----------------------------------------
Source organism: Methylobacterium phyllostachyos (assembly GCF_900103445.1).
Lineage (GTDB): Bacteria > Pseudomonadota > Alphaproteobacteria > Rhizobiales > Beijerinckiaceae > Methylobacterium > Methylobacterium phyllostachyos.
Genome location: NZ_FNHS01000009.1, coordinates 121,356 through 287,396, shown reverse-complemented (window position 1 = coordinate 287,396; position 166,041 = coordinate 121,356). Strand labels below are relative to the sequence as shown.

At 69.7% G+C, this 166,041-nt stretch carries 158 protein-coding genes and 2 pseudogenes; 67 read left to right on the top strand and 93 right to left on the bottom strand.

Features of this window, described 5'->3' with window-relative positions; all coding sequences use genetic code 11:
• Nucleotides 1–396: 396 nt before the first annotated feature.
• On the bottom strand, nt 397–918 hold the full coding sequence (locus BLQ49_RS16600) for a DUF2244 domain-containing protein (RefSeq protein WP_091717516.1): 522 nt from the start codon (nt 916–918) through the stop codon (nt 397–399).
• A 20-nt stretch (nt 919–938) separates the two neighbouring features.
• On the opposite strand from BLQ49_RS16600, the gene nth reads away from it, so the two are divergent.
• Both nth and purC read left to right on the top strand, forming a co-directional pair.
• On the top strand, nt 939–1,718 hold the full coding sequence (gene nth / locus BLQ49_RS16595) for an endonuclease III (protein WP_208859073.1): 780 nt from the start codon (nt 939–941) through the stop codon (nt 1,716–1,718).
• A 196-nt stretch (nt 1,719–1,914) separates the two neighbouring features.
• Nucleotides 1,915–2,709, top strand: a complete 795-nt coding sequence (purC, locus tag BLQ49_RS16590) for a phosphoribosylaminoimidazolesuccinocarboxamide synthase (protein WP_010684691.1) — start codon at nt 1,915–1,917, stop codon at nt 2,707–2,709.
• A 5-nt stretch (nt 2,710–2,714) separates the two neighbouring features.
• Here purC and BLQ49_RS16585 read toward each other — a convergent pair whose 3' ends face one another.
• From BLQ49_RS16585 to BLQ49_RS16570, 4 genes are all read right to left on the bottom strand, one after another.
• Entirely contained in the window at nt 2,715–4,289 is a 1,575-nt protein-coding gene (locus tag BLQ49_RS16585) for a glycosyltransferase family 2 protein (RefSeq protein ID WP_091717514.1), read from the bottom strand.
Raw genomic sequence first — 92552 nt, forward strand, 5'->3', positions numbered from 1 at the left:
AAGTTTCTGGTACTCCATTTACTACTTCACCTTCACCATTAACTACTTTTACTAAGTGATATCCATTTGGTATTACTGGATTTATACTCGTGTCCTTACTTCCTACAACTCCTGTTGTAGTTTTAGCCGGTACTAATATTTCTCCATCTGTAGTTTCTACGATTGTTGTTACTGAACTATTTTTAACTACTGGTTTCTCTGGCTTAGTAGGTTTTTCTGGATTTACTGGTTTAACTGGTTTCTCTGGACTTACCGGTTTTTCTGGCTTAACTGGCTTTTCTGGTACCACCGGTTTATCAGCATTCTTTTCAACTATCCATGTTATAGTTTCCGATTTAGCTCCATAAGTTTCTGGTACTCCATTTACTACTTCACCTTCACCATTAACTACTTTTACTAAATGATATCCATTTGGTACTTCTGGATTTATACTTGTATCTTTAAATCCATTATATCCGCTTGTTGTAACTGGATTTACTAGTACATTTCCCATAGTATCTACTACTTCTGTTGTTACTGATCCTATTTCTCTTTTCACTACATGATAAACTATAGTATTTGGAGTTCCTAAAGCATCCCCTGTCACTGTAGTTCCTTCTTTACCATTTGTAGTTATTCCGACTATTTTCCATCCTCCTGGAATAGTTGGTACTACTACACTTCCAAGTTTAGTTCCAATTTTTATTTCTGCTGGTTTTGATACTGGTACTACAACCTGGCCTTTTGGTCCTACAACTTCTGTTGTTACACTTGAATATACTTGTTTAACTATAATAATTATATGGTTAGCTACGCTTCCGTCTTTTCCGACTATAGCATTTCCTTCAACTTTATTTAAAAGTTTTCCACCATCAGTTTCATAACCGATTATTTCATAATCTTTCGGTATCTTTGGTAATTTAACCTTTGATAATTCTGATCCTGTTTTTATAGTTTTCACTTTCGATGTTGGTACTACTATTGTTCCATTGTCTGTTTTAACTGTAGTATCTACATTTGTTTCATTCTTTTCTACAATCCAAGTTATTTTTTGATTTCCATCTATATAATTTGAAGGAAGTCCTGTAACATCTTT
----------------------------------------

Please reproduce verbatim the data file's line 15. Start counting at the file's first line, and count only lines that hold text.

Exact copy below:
• Here purC and BLQ49_RS16585 read toward each other — a convergent pair whose 3' ends face one another.